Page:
Obscure Forms of Corporate Governance in a German Non-Core Industry – a Historical and Comparative Institutionalist Analysis of the Retail Sector
A major difference between Germany and countries like Britain, France or Italy is the early emergence of independent retailers’ buying cooperatives rooted in the broader German Mittelstand, esp. artisans’, cooperative movement of the 19th century. These cooperatives did not only improve the economic competitiveness of their members by lowering purchasing prices, they “... pursued the thought to sustain alternative and associative forms of business in the midst of a profit-oriented and self-interested capitalist market order” (Hesse 2009: 51), and they also gave their members organisations to protect their broader interests – against (socialist) consumer cooperatives as well as modern (capitalist) chain stores. The cooperatives Edeka and Rewe, owned by thousands of independent retailers, today are the biggest grocery retailers in Germany. But their CG structure has changed over time: increasing central coordination, shifting some of their activities to stock listed companies and also operating their own centrally owned (frequently acquired) stores, including the hard discount chains Netto and Penny.
The number three and four grocery retailers are Aldi and Schwarz Group (Lidl and Kaufland). Both are owned by families – regularly ranked as the richest in Germany. Their CG structure is very complicated and obscure; it includes various foundations/trusts (Stiftungen) and a large number of companies with the legal form of GmbH & Co. KG. These formally independent companies managed by formally independent self-employed managers are held together by a series of agreements and contracts.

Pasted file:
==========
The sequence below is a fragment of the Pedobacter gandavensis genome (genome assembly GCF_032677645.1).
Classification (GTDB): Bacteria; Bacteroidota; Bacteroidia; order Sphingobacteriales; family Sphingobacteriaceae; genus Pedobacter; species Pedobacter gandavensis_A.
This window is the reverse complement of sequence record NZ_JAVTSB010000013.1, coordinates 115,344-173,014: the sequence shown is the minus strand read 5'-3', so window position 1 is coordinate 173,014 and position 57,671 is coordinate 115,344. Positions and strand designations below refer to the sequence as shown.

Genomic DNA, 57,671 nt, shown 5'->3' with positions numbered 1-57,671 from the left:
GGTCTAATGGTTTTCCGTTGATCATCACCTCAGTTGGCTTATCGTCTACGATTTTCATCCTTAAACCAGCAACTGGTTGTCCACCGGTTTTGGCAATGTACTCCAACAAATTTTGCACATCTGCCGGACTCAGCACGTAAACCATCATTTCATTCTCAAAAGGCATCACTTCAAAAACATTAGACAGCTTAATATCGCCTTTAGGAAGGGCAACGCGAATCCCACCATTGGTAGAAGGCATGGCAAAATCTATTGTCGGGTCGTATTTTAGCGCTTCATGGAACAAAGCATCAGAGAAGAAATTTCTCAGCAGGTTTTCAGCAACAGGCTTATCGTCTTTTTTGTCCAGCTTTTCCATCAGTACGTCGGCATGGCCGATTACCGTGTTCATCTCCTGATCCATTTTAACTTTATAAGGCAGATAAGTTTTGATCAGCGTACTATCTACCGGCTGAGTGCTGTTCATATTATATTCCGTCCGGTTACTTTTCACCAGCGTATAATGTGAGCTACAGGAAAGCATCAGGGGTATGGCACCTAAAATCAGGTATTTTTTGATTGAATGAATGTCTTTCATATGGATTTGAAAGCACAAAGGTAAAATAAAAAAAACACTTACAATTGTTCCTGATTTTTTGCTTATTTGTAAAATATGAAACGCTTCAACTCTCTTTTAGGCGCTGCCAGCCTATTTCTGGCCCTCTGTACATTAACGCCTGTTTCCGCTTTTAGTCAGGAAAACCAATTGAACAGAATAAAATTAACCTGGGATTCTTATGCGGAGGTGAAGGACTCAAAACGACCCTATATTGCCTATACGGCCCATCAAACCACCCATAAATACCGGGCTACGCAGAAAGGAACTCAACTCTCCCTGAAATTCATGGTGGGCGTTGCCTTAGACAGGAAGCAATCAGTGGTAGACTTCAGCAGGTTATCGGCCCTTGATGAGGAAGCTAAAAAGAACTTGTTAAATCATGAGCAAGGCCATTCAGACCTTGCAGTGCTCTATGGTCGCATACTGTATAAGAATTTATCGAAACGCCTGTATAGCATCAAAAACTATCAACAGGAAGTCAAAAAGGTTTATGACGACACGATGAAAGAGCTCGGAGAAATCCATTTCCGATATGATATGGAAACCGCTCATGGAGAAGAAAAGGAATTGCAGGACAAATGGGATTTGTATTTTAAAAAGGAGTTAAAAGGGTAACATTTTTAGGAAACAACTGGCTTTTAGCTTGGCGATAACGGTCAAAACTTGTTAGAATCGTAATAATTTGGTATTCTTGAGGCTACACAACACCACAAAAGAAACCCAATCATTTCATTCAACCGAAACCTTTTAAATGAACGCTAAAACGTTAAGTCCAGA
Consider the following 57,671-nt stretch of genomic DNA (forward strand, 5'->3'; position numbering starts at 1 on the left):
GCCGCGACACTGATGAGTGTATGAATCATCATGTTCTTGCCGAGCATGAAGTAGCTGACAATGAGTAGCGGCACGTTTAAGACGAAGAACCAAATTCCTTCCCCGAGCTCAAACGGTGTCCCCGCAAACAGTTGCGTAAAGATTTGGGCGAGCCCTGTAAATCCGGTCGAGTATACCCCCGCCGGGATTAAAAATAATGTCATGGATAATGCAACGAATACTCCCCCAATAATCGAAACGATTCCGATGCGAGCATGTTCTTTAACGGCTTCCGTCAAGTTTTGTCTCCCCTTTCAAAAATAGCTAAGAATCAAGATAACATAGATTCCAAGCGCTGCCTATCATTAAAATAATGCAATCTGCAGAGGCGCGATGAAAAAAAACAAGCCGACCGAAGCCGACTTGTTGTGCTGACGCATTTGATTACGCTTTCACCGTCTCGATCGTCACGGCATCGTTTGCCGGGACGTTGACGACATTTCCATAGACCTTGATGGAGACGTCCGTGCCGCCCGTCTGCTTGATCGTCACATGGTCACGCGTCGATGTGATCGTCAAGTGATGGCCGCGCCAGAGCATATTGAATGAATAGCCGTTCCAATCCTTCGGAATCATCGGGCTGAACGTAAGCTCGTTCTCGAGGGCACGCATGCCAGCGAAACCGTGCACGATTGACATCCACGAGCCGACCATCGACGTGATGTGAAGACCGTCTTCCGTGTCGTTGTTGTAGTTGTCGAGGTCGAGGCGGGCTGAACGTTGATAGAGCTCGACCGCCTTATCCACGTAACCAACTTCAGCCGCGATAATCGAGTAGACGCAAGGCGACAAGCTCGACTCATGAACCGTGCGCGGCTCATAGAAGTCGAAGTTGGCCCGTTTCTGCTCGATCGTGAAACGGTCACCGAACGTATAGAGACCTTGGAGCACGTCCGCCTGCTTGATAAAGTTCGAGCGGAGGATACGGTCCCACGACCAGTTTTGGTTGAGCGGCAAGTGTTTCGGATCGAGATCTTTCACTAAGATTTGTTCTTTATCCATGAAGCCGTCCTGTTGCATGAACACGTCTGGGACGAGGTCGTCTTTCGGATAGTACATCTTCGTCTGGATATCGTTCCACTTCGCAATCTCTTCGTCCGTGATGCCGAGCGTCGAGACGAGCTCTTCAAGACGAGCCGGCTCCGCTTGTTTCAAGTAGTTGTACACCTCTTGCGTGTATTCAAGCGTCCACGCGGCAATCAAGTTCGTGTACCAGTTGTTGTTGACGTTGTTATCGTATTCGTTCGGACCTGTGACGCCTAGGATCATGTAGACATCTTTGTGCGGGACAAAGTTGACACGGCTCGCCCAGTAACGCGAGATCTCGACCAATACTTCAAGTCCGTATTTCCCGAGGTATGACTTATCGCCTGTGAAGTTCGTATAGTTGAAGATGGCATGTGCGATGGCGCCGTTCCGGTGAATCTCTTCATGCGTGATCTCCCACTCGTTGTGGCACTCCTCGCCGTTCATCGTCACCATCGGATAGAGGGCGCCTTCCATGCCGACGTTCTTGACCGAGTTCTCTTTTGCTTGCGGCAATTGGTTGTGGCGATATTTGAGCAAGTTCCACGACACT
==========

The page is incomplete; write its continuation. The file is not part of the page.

The special CG features of these and many other leading retail companies also has an impact on co-determination: it is weak at Edeka and Rewe or completely absent at Aldi or Lidl. Closely linked to this are implications for industrial relations: works councils are absent or weak and union organisation is extremely low; a comparison with struggling, majority family owned but stock-listed Metro/Real (no. five) reveals that all this is not a simple industry effect. Further implications can be identified for supplier relationships; while coordinated relationships are a characteristic of the German coordinated market economy, the complex governance structure of Edeka and Rewe seems to hamper coordination along the value chain from production to the point of sale; supplier relationships seem to be more price focused and conflictual than e.g. those in Great Britain.